Distance running made more sense. It was harder and took more effort and training, but I found that it got easier the more I worked at it. I was determined to be good at whatever I did. So as in all the other events in which I had participated I concentrated on being the best. I was sure the coach would be pleased.
And so I trained hard and ran long. I raced to win and I won. I ran longer and longer races and became a champion. Naturally the spectators noticed me and I was proud of being noticed. I ran harder and longer to be noticed again and again. The more I ran, the more notice I received and I was pleased with my performance and I was pleased with myself. At last I was a runner.
A real runner. A distance runner. Around and around the track I ran. Almost daily I would run, growing accustomed to the field and the acclaim. But, then it hit me.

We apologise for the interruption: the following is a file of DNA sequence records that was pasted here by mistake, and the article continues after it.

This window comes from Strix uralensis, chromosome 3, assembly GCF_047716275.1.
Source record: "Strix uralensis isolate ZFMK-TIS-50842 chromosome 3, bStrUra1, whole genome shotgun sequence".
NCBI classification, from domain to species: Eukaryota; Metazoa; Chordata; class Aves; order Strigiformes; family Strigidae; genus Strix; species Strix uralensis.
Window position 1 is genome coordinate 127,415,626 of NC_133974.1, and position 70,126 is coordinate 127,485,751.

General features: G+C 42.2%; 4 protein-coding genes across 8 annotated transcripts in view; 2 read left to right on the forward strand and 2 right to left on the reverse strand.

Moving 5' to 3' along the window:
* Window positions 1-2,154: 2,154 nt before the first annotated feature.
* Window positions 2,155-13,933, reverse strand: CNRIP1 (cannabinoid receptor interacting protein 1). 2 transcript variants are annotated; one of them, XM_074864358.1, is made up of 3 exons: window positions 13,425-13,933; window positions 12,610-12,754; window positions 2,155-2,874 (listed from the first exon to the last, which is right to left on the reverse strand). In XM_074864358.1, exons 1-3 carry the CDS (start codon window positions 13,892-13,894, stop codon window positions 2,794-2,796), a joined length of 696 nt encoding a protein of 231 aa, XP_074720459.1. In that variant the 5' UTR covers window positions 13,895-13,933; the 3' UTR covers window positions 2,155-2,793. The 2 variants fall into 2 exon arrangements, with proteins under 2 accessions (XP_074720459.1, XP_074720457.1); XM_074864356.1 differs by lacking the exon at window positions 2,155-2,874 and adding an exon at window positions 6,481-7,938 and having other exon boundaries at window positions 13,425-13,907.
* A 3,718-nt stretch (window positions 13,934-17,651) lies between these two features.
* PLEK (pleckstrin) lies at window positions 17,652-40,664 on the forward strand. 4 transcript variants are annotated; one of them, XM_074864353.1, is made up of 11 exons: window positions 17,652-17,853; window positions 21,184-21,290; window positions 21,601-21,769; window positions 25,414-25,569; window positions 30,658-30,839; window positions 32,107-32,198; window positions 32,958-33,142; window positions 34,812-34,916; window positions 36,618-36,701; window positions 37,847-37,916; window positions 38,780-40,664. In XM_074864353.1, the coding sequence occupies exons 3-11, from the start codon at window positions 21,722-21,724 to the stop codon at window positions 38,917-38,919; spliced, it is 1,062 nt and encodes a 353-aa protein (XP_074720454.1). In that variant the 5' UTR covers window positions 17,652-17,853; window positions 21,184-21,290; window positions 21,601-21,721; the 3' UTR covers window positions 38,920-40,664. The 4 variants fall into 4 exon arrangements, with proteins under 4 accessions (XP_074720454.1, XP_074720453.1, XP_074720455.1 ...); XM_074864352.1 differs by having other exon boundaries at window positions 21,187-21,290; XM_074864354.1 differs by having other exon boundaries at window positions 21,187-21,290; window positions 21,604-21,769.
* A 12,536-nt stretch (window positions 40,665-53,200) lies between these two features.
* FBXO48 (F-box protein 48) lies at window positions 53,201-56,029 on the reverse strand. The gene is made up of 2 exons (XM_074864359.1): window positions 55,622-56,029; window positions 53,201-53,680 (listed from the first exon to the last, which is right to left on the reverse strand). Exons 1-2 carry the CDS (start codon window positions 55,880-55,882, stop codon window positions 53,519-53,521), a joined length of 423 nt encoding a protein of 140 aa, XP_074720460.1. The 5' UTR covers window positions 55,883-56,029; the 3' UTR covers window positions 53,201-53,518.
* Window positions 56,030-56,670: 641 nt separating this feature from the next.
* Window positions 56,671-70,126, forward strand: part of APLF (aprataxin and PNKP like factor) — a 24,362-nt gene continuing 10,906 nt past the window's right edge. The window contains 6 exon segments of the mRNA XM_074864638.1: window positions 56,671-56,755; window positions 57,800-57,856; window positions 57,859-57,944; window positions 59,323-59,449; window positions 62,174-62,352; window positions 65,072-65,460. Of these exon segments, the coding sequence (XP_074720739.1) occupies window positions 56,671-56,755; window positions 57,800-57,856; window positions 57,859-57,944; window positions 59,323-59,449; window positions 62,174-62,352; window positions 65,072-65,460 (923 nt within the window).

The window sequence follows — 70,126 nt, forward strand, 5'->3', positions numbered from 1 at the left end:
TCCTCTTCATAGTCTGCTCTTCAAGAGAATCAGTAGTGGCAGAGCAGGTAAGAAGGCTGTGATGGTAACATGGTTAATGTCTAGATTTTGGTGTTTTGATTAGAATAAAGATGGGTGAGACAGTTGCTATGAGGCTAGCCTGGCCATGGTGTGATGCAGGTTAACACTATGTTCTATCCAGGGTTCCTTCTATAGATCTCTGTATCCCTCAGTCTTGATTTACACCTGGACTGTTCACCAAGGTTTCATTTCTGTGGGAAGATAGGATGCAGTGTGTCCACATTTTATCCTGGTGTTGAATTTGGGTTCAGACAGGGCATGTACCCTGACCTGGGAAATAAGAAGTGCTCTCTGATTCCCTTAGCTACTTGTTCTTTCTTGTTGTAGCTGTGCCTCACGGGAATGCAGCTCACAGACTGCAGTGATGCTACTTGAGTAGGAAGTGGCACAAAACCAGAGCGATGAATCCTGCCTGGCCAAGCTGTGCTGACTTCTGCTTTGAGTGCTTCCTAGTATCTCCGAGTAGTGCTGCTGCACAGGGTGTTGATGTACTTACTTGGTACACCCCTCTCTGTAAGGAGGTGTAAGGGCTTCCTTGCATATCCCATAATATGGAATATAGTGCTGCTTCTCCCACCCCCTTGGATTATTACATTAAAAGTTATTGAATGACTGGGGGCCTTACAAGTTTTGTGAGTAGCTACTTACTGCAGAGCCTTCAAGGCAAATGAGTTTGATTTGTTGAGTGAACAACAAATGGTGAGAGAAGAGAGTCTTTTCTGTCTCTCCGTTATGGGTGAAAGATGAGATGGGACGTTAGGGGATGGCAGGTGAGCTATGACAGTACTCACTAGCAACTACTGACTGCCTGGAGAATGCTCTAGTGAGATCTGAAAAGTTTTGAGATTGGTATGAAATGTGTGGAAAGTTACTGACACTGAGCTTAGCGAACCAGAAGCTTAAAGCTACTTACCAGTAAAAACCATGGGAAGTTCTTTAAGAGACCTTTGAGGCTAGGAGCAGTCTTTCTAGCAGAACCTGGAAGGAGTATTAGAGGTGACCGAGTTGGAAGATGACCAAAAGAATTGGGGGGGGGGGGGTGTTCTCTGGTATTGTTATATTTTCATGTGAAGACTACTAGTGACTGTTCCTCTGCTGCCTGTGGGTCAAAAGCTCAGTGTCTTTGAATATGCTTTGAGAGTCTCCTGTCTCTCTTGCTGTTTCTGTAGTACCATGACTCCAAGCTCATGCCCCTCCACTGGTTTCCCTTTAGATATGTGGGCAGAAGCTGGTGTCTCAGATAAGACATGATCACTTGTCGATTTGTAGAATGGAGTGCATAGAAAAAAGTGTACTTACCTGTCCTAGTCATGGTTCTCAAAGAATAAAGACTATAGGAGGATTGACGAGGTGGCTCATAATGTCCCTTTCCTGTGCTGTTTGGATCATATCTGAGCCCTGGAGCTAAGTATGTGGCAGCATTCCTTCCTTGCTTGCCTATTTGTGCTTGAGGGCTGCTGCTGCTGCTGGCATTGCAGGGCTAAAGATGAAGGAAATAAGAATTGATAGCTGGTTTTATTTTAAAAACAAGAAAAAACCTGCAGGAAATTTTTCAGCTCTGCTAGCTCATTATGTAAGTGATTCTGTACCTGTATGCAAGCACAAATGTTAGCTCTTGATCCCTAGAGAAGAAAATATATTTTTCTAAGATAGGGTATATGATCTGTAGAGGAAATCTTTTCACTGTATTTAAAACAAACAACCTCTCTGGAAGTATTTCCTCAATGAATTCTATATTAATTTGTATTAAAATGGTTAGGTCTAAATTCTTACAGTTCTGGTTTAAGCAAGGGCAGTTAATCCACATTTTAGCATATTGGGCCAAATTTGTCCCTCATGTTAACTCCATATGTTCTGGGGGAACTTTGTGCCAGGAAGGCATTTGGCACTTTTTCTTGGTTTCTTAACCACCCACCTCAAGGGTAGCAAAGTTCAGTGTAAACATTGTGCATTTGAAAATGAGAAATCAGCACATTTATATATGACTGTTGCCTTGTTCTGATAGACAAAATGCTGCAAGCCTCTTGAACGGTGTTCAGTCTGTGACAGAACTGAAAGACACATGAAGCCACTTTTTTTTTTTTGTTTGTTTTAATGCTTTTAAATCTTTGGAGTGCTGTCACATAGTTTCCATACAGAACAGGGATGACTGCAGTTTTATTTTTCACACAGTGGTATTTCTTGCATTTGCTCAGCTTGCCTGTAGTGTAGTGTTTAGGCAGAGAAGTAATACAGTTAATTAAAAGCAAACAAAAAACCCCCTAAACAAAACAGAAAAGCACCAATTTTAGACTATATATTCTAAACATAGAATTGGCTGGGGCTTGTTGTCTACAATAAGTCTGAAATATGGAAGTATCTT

I was running for the sake of running. I was running to please myself, to please the crowds. I was a runner all right, but I wasn't a runner in the sense that the runner who knocked me over on the road was a runner. No, sir. He was out there running where runners need to be, while I was still performing. I was running, but I was running around in circles, getting nowhere. Regardless of how far I ran, I ended up in the same place. It didn't matter how many laps I ran, I was still in the stadium performing. And I had grown to like my own performance. That was wrong.
As I paced the ground and pondered these things I noticed the coach standing beside me. "You have learned much," he said.
"Yes, I have learned that there's more to running than just running."
"Have you?" he said. "Have you really learned?"
"Oh, yes, I'm sure of it. Why, I've been running in circles and getting nowhere. I have been performing to please myself and to please others. And I've been pleased to please others and to hear their praise. But that is not what I came here to do. I came to be a runner, an out there type runner. A runner who runs with the news."
"Yes, my son. That is why you have come. That is why I called you. You have realized the folly of performing and know that you must run. But have you really learned? Do you really know what running is all about?"
"Yes, I know. I'm sure I know. And I want to run. I really do."
"Then run, my son. Run the race. Finish the course." And run I did.